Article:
This article originally appeared in the December issue of Internet Telephony magazine.
Many of today’s applications rely on effective storage strategies to ensure that services behave in the manner intended and deliver the expected result to the end user. And yet few would argue that storage is a commodity and that there is little direct added value to the applications storage serves. In fact, many developers will tell you that the less intrusive storage is to the application, the better.
But, traditionally, storage has been directly tethered to the applications, or at least to the machines running those applications, using SCSI or fibre channel connections. This need for physical connectivity made it impossible to move storage away from the applications it served. The advent of iSCSI made it possible for devices to exchange SCSI commands via an IP network infrastructure, negating the need for a dedicated, physical connection between servers and storage. Unfortunately, early implementations of iSCSI suffered from a problematic lack of speed. While it was good for certain types of applications, anything requiring speeds of more than 1GB per second would suffer. All of that has changed with the advent of 10GB iSCSI.
So what? iSCSI is faster now, but can’t that argument be made about processors and other computing technology? However, it’s not that iSCSI is simply faster; rather it’s what you now can do because it’s faster. In the ATCA world, 10GB iSCSI opens the door for the deployment of stateless platforms that effectively separate the computing nodes from the disk. Your storage only holds data, while the “state” of the servers that make up the platform (OS, applications, etc.) is booted from a centralized or remote location. Upon boot, the state of the servers is loaded from this source and can then access the required stored data.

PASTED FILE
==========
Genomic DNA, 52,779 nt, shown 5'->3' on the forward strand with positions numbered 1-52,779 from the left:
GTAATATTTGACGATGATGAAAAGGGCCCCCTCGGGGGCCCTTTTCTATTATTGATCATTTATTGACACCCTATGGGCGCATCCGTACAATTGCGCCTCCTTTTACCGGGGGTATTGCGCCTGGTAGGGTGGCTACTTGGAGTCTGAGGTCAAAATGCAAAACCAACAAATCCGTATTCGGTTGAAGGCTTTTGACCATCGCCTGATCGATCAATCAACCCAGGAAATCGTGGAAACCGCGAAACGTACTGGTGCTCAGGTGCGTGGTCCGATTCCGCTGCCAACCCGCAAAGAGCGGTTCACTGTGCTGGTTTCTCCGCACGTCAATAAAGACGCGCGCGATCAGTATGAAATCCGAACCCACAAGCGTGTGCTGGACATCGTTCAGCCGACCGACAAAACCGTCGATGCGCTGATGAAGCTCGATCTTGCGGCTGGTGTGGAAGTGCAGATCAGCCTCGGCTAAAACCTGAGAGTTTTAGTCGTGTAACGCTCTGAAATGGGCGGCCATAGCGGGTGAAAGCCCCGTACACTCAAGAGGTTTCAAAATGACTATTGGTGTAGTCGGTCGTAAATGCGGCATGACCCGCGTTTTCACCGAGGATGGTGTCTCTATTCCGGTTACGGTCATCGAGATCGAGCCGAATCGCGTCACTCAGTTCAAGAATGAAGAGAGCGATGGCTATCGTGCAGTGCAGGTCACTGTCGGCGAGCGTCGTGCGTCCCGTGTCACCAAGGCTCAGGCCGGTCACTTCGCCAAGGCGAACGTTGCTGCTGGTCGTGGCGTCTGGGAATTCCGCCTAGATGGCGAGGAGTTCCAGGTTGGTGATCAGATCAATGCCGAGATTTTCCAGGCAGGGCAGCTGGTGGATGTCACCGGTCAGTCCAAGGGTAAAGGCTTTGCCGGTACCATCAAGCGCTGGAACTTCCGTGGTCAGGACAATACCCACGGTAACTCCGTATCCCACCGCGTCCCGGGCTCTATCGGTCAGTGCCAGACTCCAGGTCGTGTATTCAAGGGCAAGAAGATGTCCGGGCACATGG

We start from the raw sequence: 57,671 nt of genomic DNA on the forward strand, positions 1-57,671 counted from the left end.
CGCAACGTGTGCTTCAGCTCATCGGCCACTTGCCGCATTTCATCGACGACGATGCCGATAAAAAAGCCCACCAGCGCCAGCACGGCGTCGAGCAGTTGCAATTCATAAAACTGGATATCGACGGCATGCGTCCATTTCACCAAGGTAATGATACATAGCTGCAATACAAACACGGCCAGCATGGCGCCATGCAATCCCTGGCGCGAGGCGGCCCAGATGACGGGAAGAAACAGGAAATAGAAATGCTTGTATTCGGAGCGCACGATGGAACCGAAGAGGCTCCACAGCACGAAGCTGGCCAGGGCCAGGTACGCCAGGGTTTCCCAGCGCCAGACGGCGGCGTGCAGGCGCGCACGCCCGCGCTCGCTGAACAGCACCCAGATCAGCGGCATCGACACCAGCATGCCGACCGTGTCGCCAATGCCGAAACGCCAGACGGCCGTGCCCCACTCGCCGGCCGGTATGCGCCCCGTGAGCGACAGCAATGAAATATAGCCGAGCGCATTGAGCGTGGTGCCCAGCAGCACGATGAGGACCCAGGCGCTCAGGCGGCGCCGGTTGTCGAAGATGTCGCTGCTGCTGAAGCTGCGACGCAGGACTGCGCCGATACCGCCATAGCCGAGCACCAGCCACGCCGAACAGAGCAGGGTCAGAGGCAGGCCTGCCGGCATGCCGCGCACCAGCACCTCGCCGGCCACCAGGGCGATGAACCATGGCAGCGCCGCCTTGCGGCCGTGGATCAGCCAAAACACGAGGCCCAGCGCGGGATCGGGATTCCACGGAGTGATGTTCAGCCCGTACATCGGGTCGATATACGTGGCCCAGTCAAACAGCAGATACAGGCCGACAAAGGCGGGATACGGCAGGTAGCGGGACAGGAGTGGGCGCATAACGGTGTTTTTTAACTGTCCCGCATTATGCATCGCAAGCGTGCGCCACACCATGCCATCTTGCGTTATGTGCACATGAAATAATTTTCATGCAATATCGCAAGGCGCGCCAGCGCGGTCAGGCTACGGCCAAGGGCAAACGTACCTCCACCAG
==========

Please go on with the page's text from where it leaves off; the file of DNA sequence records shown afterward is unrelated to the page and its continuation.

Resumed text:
Final Score. What’s the benefit of going “stateless” in an ATCA platform? By separating the disk from the servers and centralizing the OS and application images, you create an environment perfect for easy upgrades and changes. Deploying new servers, or modifying the OS or applications doesn’t require data migration as in the past. This stateless approach also reduces management overhead by limiting the number of OS instances and app images that need to configured, upgraded and deployed in the event of a change. Further, this approach can lower the power consumption and total cost of ownership of ATCA blades by reducing the number of physical blades needed to achieve your goals.
Jeff Hudgins, Vice President of Engineering at NEI, writes the Tech Score column for TMCnet. To read more of Jeff’s articles, please visit his columnist page.
Edited by Greg Galitzine